In the Picture: Atlanta, Africa and the Past

New York Times
Hilarie M. Sheets for the New York Times - 30 June 2011

In 1972, when Radcliffe Bailey was 4 years old, his parents were looking for a change of scene from New Jersey, where most of his extended family had settled. They were considering California, Ontario and Florida, where they were headed on a road trip, when they stopped by chance at a restaurant in Atlanta and met the Rev. Lucius M. Tobin. Mr. Tobin, a onetime teacher of the Rev. Dr. Martin Luther King Jr., at Morehouse College, gave the family members a tour that captivated them with its rich account of the city’s history. Soon after, the minister’s wife was returning with Mrs. Bailey to New Jersey to help her pack up the family home.


“That was our introduction to Atlanta,” said Mr. Bailey, who has lived there ever since. Now 42, he has built a successful career as an artist largely out of his fascination with the city’s history as the crossroads of the South, and with the past more generally — as is evident in “Radcliffe Bailey: Memory as Medicine,” his largest museum show to date, which opened last week at the High Museum of Art in Atlanta. His mixed-media paintings and installations incorporate objects steeped in history — including tintypes of distant family members, African figurines, disassembled piano keys and Georgia red clay — and suggest stories of the black Atlantic diaspora and migrations more universal and spiritual.


“Atlanta has this interesting past that makes you want to dig deeper and understand what was once there, even though it may be covered,” he said in a recent interview at the Jack Shainman Gallery in Chelsea, where he shows in New York. “Sherman burnt down the city. They say when you want to get rid of something, you burn it, but you don’t really get rid of it. I can look out my back door and see a lot,” including antebellum gravestones and remnants of a Civil War road that cut through his property in a rural part of the city.


He has also been inspired throughout his career by Atlanta’s culture of churchgoers. “For a lot of African-Americans here church has been a focal point,” he said. “People sing these hymns with a certain tone to them, and that’s just something that comes so far from the past. I’m always trying to make sense of those things.”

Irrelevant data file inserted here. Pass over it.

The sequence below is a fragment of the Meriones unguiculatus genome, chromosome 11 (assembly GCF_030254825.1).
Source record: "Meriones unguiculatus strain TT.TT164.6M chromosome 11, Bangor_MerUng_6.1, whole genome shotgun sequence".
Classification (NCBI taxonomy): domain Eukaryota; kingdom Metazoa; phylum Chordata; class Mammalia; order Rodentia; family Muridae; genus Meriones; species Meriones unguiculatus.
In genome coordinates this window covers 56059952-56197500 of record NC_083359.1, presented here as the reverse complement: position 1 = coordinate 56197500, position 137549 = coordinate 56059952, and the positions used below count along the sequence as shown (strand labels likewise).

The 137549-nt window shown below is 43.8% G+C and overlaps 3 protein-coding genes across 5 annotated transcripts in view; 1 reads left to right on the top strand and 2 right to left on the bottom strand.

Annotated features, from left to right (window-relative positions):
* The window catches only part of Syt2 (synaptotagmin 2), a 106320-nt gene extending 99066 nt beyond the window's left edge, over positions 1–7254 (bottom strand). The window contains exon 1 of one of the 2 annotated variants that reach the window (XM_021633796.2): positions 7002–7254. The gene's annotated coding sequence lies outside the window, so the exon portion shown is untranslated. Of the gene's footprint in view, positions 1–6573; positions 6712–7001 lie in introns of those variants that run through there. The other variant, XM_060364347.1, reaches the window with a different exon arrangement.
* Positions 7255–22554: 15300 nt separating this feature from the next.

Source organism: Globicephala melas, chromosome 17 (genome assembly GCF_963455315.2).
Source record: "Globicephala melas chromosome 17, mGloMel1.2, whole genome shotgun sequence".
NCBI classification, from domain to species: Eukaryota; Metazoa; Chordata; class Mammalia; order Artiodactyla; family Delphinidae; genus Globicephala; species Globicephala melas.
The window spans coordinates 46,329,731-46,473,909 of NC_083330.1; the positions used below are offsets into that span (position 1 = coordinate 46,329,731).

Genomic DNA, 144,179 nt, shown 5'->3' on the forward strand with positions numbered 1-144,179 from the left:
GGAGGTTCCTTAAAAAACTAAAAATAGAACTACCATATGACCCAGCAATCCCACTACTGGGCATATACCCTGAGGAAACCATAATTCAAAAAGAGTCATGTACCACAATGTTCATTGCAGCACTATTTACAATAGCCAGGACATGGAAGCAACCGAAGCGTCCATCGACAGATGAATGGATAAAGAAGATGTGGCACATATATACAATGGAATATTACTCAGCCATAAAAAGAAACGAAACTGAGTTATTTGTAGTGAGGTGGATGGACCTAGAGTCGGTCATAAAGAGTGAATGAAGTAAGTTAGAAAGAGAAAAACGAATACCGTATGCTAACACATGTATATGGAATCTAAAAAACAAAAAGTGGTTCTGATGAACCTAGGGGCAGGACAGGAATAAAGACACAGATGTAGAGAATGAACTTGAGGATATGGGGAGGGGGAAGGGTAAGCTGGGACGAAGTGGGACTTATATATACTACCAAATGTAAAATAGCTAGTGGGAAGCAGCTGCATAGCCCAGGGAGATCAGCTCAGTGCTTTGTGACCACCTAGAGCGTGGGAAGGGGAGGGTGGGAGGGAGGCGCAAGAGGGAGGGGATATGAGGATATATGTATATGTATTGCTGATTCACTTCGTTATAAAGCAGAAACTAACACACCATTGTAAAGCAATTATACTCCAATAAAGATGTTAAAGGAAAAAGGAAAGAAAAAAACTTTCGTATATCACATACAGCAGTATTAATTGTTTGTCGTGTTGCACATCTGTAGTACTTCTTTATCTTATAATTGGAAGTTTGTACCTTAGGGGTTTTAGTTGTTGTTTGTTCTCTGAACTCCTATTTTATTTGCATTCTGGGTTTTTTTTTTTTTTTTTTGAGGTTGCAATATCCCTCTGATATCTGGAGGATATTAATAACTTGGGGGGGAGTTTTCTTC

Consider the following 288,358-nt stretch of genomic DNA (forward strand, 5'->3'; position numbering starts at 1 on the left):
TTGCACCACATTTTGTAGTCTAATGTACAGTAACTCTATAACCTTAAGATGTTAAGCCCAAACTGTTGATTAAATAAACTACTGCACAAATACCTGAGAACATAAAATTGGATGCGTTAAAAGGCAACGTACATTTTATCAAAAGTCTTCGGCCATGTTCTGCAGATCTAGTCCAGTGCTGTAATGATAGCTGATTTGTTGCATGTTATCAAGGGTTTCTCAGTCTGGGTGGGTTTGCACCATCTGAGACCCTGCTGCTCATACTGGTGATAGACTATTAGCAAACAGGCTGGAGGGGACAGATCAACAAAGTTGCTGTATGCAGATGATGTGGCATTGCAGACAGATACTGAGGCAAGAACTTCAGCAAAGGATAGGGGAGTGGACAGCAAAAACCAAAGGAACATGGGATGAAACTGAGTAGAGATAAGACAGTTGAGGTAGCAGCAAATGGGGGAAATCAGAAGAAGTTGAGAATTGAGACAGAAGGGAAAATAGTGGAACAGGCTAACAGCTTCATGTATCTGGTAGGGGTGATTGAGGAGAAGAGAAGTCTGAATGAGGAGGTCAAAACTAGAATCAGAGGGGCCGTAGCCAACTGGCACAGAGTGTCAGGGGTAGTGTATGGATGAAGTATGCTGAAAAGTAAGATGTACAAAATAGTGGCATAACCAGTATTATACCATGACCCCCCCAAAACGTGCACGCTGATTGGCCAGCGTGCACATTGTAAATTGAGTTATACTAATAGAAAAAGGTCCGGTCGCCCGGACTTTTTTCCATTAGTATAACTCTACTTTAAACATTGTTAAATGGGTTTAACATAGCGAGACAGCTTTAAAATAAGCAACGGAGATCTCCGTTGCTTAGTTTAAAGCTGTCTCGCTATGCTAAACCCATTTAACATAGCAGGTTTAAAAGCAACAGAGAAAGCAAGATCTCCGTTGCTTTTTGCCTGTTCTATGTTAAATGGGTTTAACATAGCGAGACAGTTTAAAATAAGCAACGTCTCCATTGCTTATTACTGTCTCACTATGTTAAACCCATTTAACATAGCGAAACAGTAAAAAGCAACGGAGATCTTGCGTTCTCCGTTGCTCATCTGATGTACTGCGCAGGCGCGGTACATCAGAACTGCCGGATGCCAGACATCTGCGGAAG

In his monumental installation “Windward Coast,” a star attraction of the show, Mr. Bailey has created a rolling ocean of wooden keys harvested from some 400 pianos. A lone head, painted glittery black, bobs in this expanse, suggesting isolation and the trauma of the slave trade as well as recent natural disasters. Yet in this piece, as in all his work, Mr. Bailey fuses pain with transcendence. “I think about all the music that was probably played on those keys,” he said. “An ocean is something that divides people. Music is something that connects people. Duke Ellington or Thelonious Monk — it’s a different sound that takes you somewhere else. It’s also about being at peace.”


Michael Rooks, the High Museum’s curator of modern and contemporary art, describes Mr. Bailey as “probably the most prominent living artist here in Atlanta.” For the artist, seeing this show mounted at the High is particularly meaningful. It was the first museum he frequented as a child, visiting with his mother, a schoolteacher, who enrolled him in art classes there and took him to meet the painter Jacob Lawrence when he visited the museum. “We stood in line and got his signature in my book, and my mother told him ‘My son’s going to be an artist,’ ” Mr. Bailey recalled. He credits his early interest in visual storytelling to artists with a narrative bent like Mr. Lawrence and to his grandfather, a deacon at a church in Virginia, who built birdcages as a hobby in his mint-green workshop. Mr. Bailey loved to spend time in the workshop listening to him and has used that shade of green often in his work.